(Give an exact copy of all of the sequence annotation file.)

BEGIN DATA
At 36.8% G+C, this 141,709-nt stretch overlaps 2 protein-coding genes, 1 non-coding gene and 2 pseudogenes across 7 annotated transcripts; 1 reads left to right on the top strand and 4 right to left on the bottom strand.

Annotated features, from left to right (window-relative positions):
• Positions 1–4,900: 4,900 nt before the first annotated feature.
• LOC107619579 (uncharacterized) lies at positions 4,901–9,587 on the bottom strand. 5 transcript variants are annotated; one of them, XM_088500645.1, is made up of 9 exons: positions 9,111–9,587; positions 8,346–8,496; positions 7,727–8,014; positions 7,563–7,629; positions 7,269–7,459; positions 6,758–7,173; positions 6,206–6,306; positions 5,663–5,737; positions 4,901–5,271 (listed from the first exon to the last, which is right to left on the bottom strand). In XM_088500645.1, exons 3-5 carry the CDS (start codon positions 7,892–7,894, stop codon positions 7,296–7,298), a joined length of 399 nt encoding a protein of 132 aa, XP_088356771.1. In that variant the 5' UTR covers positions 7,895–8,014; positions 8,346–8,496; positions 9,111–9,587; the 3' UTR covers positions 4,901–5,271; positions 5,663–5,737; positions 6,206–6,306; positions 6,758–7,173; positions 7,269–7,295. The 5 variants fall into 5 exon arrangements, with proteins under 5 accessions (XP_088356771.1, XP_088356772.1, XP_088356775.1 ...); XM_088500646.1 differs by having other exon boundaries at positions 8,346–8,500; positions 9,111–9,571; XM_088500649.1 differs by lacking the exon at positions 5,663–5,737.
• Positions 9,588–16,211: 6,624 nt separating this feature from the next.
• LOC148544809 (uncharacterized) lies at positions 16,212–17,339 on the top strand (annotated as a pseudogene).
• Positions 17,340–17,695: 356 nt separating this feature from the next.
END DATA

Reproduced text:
At 36.8% G+C, this 141,709-nt stretch overlaps 2 protein-coding genes, 1 non-coding gene and 2 pseudogenes across 7 annotated transcripts; 1 reads left to right on the top strand and 4 right to left on the bottom strand.

Annotated features, from left to right (window-relative positions):
• Positions 1–4,900: 4,900 nt before the first annotated feature.
• LOC107619579 (uncharacterized) lies at positions 4,901–9,587 on the bottom strand. 5 transcript variants are annotated; one of them, XM_088500645.1, is made up of 9 exons: positions 9,111–9,587; positions 8,346–8,496; positions 7,727–8,014; positions 7,563–7,629; positions 7,269–7,459; positions 6,758–7,173; positions 6,206–6,306; positions 5,663–5,737; positions 4,901–5,271 (listed from the first exon to the last, which is right to left on the bottom strand). In XM_088500645.1, exons 3-5 carry the CDS (start codon positions 7,892–7,894, stop codon positions 7,296–7,298), a joined length of 399 nt encoding a protein of 132 aa, XP_088356771.1. In that variant the 5' UTR covers positions 7,895–8,014; positions 8,346–8,496; positions 9,111–9,587; the 3' UTR covers positions 4,901–5,271; positions 5,663–5,737; positions 6,206–6,306; positions 6,758–7,173; positions 7,269–7,295. The 5 variants fall into 5 exon arrangements, with proteins under 5 accessions (XP_088356771.1, XP_088356772.1, XP_088356775.1 ...); XM_088500646.1 differs by having other exon boundaries at positions 8,346–8,500; positions 9,111–9,571; XM_088500649.1 differs by lacking the exon at positions 5,663–5,737.
• Positions 9,588–16,211: 6,624 nt separating this feature from the next.
• LOC148544809 (uncharacterized) lies at positions 16,212–17,339 on the top strand (annotated as a pseudogene).
• Positions 17,340–17,695: 356 nt separating this feature from the next.